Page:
Philip Bump writes: Just as the Indianapolis Star reported on Thursday afternoon, Donald Trump has selected Gov. Mike Pence (R-Ind.) as his running mate. But between the Star’s report and Trump’s confirmation of it, Trump managed to do just about everything possible to draw attention away from the assets that Pence provides to his campaign and, instead, to make his campaign look like a mess.
It is always the case that the vice-presidential pick is made at the discretion of the person at the top of the ticket. Usually, though, that pick is a function of a coordinated effort by the upper-echelon campaign staff, the party backing that candidate and a team of people assigned with screening and assessing the various possibilities. The announcement of a vice-presidential choice is a guaranteed moment of media attention, and so campaigns do their best to manage how the announcement is made. Location and timing are set, the program itself is carefully planned. To the best of its ability, the campaign tries to keep the pick quiet until they’re ready to release it, since that’s the news. If it leaks early, fewer people will tune in to hear the announcement — and fewer people will hear the speeches arguing for why the ticket is preferable to the alternative.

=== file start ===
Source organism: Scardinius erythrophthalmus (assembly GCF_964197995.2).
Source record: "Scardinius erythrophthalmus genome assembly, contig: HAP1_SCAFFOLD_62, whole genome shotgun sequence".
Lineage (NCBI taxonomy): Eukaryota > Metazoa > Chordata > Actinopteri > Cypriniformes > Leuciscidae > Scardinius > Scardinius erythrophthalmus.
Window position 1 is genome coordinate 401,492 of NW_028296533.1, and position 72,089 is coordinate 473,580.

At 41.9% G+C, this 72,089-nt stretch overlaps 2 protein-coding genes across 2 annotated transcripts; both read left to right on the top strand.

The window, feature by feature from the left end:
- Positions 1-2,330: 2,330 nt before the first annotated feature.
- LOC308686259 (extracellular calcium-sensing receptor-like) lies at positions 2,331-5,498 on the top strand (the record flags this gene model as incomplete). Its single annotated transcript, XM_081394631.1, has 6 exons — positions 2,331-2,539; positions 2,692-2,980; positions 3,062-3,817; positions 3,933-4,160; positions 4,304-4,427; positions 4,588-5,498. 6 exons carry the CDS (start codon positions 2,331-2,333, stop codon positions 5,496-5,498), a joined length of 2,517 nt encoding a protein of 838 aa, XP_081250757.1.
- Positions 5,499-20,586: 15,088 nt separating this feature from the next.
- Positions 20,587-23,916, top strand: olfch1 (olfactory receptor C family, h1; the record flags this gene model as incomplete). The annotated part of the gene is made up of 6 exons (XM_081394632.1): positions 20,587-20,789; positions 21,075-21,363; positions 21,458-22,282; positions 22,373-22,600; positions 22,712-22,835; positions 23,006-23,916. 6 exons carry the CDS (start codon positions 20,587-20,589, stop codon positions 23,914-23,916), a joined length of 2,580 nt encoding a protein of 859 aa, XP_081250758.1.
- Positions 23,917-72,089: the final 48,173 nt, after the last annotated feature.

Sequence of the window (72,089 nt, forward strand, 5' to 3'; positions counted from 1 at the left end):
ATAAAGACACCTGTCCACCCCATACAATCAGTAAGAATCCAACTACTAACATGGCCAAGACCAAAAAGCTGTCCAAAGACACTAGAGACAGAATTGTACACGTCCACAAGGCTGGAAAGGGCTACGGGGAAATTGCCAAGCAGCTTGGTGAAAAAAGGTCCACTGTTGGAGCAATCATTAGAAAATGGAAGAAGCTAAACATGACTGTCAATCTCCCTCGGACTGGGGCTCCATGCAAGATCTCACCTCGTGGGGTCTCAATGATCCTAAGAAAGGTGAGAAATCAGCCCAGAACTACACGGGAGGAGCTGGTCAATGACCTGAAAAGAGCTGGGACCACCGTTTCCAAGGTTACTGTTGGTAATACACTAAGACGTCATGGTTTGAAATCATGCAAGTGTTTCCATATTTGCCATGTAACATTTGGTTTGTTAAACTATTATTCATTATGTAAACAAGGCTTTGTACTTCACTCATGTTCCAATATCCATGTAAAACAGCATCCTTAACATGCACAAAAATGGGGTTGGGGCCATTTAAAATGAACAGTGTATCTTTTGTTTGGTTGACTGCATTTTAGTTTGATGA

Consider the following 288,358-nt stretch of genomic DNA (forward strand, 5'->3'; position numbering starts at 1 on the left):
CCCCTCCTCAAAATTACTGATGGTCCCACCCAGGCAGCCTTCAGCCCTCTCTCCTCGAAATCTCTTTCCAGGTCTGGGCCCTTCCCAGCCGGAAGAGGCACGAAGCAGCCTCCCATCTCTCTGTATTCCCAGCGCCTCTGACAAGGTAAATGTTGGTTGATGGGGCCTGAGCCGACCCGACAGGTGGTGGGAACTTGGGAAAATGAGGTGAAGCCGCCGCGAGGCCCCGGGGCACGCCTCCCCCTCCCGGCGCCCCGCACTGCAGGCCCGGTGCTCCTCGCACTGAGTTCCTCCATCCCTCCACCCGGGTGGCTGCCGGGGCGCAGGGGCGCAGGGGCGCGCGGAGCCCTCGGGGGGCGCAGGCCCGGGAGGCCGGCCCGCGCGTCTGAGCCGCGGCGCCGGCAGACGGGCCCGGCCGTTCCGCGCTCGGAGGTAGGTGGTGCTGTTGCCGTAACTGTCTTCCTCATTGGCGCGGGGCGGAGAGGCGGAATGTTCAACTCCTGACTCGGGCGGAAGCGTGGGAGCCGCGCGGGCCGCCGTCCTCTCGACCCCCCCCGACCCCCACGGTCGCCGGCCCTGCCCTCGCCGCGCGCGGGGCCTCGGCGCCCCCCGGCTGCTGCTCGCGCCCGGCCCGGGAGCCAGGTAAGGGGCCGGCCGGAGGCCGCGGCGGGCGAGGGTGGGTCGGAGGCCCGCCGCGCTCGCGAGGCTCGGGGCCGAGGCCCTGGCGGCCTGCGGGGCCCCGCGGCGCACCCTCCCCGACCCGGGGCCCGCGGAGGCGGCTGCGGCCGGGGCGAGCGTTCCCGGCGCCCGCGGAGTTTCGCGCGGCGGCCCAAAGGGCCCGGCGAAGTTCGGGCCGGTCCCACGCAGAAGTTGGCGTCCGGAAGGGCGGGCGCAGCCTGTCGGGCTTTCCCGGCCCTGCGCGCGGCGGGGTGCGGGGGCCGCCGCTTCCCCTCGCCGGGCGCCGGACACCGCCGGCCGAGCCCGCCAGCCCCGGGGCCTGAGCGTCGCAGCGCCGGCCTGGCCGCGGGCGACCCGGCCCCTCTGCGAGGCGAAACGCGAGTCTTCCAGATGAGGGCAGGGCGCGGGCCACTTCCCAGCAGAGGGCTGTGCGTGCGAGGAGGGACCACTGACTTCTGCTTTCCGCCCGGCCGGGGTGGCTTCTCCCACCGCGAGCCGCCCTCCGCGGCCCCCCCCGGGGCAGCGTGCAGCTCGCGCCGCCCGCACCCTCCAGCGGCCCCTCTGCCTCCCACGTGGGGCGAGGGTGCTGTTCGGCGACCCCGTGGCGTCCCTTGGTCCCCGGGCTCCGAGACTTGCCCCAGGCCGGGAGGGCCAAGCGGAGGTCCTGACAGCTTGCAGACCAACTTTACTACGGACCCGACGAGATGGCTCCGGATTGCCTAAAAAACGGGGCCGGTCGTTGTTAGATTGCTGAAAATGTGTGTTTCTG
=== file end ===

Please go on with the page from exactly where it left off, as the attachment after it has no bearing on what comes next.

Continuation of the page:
That’s not how the Trump process went. On Thursday morning, the Pence story broke and the campaign denied that a decision had been made, which isn’t uncommon. But for once, it seems as though a decision maybe hadn’t been made — or, worse, that it had been made and then Trump pulled back. Newt Gingrich, one of the two other primary contenders for the position, hadn’t been contacted by the campaign by the time the Star was running its story; it’s not clear when or if Trump contacted him at all. (Update: Apparently he didn’t get a call before Trump’s tweet.) NBC reports that Trump called Gov. Chris Christie — the other contender — Thursday afternoon, but didn’t tell him yes or no. Was Trump keeping his options open? He said last night that he hadn’t made a “final, final decision” — but Pence had already set off for his hotel in New York for the campaign kickoff. [Continue reading…]